But 45 minutes from Aurora is the answer to everything: Idaho Springs.
So head to that always-under-appreciated spot on the windy mountain plains: Fairplay. And get your butt there on the last weekend in July, when Burro Days descends on the tiny town in Park County.
Casting for fly fishing takes practice and technique, and knot-tying keeps lures on the line, so make sure you have a basis for both of those and rent/buy a rod based on your level of interest. Colorado provides everything you need from there.
Next time you are up for an adventure, fight the natural inclination to head west to the mountains and point your car to the far south and west of the metro area and head to Mesa Verde National Park and the Four Corners monument.
The Rocky Mountain Challenge has been a staple of summer in Aurora since its advent in 2000, when it got a small start at North Middle School. It’s grown in size and popularity so much that it needed bigger digs and now is set at the city’s beautifully maintained Aurora Sports Park, using its vast array of green fields to its advantage.
If fighting off bugs to watch a flick outdoors is not so much your thing, you’re in luck because Denver’s most historic cemetery is also home to the Fairmount Mausoleum, which features the largest private collection of stained glass in the city of Denver and one of the largest in the state.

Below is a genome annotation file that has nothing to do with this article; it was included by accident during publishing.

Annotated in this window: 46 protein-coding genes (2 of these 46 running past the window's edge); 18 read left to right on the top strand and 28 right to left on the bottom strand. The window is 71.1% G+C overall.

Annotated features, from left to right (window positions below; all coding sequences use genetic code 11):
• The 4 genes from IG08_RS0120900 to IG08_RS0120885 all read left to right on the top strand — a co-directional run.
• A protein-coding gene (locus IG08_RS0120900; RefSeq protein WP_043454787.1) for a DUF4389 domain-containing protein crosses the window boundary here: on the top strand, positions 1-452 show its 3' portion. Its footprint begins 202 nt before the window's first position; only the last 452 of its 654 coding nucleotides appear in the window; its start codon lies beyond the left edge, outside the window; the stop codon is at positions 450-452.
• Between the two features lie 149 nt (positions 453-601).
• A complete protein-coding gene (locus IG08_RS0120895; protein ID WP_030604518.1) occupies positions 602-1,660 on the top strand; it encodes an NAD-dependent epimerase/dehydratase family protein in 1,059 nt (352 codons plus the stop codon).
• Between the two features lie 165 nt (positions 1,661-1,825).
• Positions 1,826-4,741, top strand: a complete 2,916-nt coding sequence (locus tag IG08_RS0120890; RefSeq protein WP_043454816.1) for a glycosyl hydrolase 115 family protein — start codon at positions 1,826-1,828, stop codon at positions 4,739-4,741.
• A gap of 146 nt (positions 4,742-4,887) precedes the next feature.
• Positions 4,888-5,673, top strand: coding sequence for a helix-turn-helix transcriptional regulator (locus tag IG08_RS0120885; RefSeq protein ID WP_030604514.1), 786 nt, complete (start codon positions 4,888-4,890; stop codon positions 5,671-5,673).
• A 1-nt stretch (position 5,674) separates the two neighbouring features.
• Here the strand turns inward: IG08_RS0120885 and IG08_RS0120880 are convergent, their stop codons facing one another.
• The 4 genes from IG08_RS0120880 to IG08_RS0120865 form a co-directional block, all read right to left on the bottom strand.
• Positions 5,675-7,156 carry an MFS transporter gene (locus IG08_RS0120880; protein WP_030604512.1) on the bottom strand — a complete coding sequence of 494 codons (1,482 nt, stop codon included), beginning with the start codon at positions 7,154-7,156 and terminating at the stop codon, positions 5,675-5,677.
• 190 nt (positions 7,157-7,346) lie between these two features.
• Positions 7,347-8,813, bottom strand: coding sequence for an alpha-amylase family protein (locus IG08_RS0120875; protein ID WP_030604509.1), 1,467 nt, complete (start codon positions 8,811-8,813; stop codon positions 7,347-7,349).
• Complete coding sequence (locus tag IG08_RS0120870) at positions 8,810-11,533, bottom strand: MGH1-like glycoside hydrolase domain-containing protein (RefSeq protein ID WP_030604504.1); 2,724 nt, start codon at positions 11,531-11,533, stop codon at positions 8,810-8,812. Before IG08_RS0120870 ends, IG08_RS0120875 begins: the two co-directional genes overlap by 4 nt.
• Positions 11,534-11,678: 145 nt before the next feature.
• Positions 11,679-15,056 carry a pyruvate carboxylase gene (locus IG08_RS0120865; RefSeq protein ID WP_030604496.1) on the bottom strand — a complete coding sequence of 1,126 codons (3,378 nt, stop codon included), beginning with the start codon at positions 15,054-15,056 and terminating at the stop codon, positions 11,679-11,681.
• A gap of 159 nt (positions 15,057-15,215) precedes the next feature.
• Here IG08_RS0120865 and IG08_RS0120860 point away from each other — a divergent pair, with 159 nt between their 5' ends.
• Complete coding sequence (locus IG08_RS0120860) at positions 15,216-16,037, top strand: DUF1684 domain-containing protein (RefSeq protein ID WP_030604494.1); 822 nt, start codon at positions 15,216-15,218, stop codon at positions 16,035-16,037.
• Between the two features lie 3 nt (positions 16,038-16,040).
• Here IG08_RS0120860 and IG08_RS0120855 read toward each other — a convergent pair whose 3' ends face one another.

Then again, neither is the final 1,000-foot slog required to summit any of the state’s 14,000-foot peaks. Resorting to a happy medium is fine
From Spring Hill Golf Course in Aurora, the paved trail follows the oddly curvy and circuitous route that pioneers completed in 1883 as one of the sole sources of agricultural irrigation water when everything outside of what is now the Auraria Campus was wide open prairie.
And while we have those travelers to thank for the arrival of decidedly-fancy hotels like the Hyatt Regency, Aloft, Wooley’s Inn and Suites and the soon-to-be-built Gaylord Rockies, locals can enjoy those spots, too — whether for a stay in a suite or a drink at a swank hotel bar.
The Stanley Marketplace, a 100,000-square-foot mecca of food, drink and retail, is on schedule to open in the defunct Stanley Aviation Factory at 2501 Dallas St. later this summer, officially usurping the Gaylord Rockies manmade lazy river as the wildest thing to hit Aurora in the past 20 years.